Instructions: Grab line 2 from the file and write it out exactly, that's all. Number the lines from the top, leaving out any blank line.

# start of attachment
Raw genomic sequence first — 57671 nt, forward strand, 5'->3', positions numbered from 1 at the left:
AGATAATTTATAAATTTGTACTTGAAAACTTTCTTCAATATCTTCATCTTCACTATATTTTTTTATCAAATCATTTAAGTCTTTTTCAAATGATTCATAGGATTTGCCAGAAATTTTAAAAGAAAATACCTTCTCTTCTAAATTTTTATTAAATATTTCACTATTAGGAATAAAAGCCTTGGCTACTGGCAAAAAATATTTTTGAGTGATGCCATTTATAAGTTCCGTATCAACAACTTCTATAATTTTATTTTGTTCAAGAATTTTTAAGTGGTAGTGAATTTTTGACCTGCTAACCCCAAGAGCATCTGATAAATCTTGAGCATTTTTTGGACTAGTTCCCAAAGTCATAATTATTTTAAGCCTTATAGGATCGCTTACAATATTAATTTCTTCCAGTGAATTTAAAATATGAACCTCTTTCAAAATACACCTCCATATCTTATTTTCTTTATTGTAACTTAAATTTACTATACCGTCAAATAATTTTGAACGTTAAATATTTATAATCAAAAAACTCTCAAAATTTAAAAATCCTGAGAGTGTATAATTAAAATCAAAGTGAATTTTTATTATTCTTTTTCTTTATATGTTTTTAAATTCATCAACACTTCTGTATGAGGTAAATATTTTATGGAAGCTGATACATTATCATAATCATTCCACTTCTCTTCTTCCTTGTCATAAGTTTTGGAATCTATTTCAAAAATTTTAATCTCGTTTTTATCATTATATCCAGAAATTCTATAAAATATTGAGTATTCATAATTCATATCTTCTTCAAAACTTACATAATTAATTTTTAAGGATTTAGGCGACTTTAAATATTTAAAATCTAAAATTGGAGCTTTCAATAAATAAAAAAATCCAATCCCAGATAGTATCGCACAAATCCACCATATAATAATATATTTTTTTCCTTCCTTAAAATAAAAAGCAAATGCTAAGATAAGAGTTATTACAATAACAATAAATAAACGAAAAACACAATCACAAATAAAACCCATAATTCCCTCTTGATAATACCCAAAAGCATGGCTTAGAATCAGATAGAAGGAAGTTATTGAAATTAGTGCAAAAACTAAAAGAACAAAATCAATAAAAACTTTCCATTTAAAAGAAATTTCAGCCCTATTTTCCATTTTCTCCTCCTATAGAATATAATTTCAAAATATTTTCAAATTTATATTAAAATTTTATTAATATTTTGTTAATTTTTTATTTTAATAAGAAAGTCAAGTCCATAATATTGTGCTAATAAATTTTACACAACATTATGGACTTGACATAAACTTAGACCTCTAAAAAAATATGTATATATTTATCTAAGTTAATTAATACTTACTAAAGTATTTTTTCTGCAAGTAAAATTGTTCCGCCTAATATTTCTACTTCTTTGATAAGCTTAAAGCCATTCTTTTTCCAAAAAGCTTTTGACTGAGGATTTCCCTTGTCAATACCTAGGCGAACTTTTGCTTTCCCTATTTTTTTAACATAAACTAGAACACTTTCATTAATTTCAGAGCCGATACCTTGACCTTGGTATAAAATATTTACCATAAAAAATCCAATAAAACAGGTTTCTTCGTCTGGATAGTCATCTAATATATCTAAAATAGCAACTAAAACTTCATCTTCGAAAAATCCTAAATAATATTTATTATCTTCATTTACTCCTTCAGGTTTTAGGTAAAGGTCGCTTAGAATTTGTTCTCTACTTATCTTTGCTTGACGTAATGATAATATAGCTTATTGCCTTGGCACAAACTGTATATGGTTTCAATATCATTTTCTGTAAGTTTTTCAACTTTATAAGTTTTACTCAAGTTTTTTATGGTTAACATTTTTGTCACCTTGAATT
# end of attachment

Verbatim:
AGATAATTTATAAATTTGTACTTGAAAACTTTCTTCAATATCTTCATCTTCACTATATTTTTTTATCAAATCATTTAAGTCTTTTTCAAATGATTCATAGGATTTGCCAGAAATTTTAAAAGAAAATACCTTCTCTTCTAAATTTTTATTAAATATTTCACTATTAGGAATAAAAGCCTTGGCTACTGGCAAAAAATATTTTTGAGTGATGCCATTTATAAGTTCCGTATCAACAACTTCTATAATTTTATTTTGTTCAAGAATTTTTAAGTGGTAGTGAATTTTTGACCTGCTAACCCCAAGAGCATCTGATAAATCTTGAGCATTTTTTGGACTAGTTCCCAAAGTCATAATTATTTTAAGCCTTATAGGATCGCTTACAATATTAATTTCTTCCAGTGAATTTAAAATATGAACCTCTTTCAAAATACACCTCCATATCTTATTTTCTTTATTGTAACTTAAATTTACTATACCGTCAAATAATTTTGAACGTTAAATATTTATAATCAAAAAACTCTCAAAATTTAAAAATCCTGAGAGTGTATAATTAAAATCAAAGTGAATTTTTATTATTCTTTTTCTTTATATGTTTTTAAATTCATCAACACTTCTGTATGAGGTAAATATTTTATGGAAGCTGATACATTATCATAATCATTCCACTTCTCTTCTTCCTTGTCATAAGTTTTGGAATCTATTTCAAAAATTTTAATCTCGTTTTTATCATTATATCCAGAAATTCTATAAAATATTGAGTATTCATAATTCATATCTTCTTCAAAACTTACATAATTAATTTTTAAGGATTTAGGCGACTTTAAATATTTAAAATCTAAAATTGGAGCTTTCAATAAATAAAAAAATCCAATCCCAGATAGTATCGCACAAATCCACCATATAATAATATATTTTTTTCCTTCCTTAAAATAAAAAGCAAATGCTAAGATAAGAGTTATTACAATAACAATAAATAAACGAAAAACACAATCACAAATAAAACCCATAATTCCCTCTTGATAATACCCAAAAGCATGGCTTAGAATCAGATAGAAGGAAGTTATTGAAATTAGTGCAAAAACTAAAAGAACAAAATCAATAAAAACTTTCCATTTAAAAGAAATTTCAGCCCTATTTTCCATTTTCTCCTCCTATAGAATATAATTTCAAAATATTTTCAAATTTATATTAAAATTTTATTAATATTTTGTTAATTTTTTATTTTAATAAGAAAGTCAAGTCCATAATATTGTGCTAATAAATTTTACACAACATTATGGACTTGACATAAACTTAGACCTCTAAAAAAATATGTATATATTTATCTAAGTTAATTAATACTTACTAAAGTATTTTTTCTGCAAGTAAAATTGTTCCGCCTAATATTTCTACTTCTTTGATAAGCTTAAAGCCATTCTTTTTCCAAAAAGCTTTTGACTGAGGATTTCCCTTGTCAATACCTAGGCGAACTTTTGCTTTCCCTATTTTTTTAACATAAACTAGAACACTTTCATTAATTTCAGAGCCGATACCTTGACCTTGGTATAAAATATTTACCATAAAAAATCCAATAAAACAGGTTTCTTCGTCTGGATAGTCATCTAATATATCTAAAATAGCAACTAAAACTTCATCTTCGAAAAATCCTAAATAATATTTATTATCTTCATTTACTCCTTCAGGTTTTAGGTAAAGGTCGCTTAGAATTTGTTCTCTACTTATCTTTGCTTGACGTAATGATAATATAGCTTATTGCCTTGGCACAAACTGTATATGGTTTCAATATCATTTTCTGTAAGTTTTTCAACTTTATAAGTTTTACTCAAGTTTTTTATGGTTAACATTTTTGTCACCTTGAATT